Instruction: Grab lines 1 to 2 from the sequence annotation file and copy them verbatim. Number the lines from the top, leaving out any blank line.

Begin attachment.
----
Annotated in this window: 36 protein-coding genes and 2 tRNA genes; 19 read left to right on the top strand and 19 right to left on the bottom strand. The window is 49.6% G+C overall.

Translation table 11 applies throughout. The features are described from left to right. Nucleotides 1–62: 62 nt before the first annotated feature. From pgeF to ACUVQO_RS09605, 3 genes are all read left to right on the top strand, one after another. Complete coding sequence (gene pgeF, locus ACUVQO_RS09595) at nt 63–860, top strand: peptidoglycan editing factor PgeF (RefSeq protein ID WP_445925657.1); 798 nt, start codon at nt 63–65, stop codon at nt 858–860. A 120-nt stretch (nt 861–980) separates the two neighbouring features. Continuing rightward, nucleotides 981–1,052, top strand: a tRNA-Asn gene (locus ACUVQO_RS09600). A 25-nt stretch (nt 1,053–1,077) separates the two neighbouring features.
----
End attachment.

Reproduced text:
Annotated in this window: 36 protein-coding genes and 2 tRNA genes; 19 read left to right on the top strand and 19 right to left on the bottom strand. The window is 49.6% G+C overall.

Translation table 11 applies throughout. The features are described from left to right. Nucleotides 1–62: 62 nt before the first annotated feature. From pgeF to ACUVQO_RS09605, 3 genes are all read left to right on the top strand, one after another. Complete coding sequence (gene pgeF, locus ACUVQO_RS09595) at nt 63–860, top strand: peptidoglycan editing factor PgeF (RefSeq protein ID WP_445925657.1); 798 nt, start codon at nt 63–65, stop codon at nt 858–860. A 120-nt stretch (nt 861–980) separates the two neighbouring features. Continuing rightward, nucleotides 981–1,052, top strand: a tRNA-Asn gene (locus ACUVQO_RS09600). A 25-nt stretch (nt 1,053–1,077) separates the two neighbouring features.